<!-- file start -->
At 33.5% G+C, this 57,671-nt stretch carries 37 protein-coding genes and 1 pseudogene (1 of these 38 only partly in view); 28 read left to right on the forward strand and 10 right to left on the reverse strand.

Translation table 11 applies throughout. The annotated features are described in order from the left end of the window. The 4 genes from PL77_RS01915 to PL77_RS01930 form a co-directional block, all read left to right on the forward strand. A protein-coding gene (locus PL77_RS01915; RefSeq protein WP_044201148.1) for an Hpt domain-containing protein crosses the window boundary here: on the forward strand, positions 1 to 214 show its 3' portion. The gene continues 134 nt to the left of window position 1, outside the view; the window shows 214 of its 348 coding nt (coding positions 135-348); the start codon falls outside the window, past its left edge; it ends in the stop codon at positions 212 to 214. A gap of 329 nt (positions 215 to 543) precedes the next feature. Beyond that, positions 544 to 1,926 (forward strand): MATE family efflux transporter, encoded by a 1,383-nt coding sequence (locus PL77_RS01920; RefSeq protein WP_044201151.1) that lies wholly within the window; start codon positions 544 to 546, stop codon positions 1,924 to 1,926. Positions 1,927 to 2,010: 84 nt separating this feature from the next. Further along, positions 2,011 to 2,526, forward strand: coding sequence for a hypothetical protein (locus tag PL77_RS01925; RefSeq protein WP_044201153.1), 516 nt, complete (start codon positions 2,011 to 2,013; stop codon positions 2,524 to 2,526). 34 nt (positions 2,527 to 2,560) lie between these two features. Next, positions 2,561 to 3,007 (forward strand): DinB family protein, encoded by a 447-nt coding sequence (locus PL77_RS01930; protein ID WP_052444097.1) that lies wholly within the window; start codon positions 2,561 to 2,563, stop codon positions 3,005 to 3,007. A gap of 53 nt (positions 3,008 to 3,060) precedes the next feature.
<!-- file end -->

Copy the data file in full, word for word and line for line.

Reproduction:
At 33.5% G+C, this 57,671-nt stretch carries 37 protein-coding genes and 1 pseudogene (1 of these 38 only partly in view); 28 read left to right on the forward strand and 10 right to left on the reverse strand.

Translation table 11 applies throughout. The annotated features are described in order from the left end of the window. The 4 genes from PL77_RS01915 to PL77_RS01930 form a co-directional block, all read left to right on the forward strand. A protein-coding gene (locus PL77_RS01915; RefSeq protein WP_044201148.1) for an Hpt domain-containing protein crosses the window boundary here: on the forward strand, positions 1 to 214 show its 3' portion. The gene continues 134 nt to the left of window position 1, outside the view; the window shows 214 of its 348 coding nt (coding positions 135-348); the start codon falls outside the window, past its left edge; it ends in the stop codon at positions 212 to 214. A gap of 329 nt (positions 215 to 543) precedes the next feature. Beyond that, positions 544 to 1,926 (forward strand): MATE family efflux transporter, encoded by a 1,383-nt coding sequence (locus PL77_RS01920; RefSeq protein WP_044201151.1) that lies wholly within the window; start codon positions 544 to 546, stop codon positions 1,924 to 1,926. Positions 1,927 to 2,010: 84 nt separating this feature from the next. Further along, positions 2,011 to 2,526, forward strand: coding sequence for a hypothetical protein (locus tag PL77_RS01925; RefSeq protein WP_044201153.1), 516 nt, complete (start codon positions 2,011 to 2,013; stop codon positions 2,524 to 2,526). 34 nt (positions 2,527 to 2,560) lie between these two features. Next, positions 2,561 to 3,007 (forward strand): DinB family protein, encoded by a 447-nt coding sequence (locus PL77_RS01930; protein ID WP_052444097.1) that lies wholly within the window; start codon positions 2,561 to 2,563, stop codon positions 3,005 to 3,007. A gap of 53 nt (positions 3,008 to 3,060) precedes the next feature.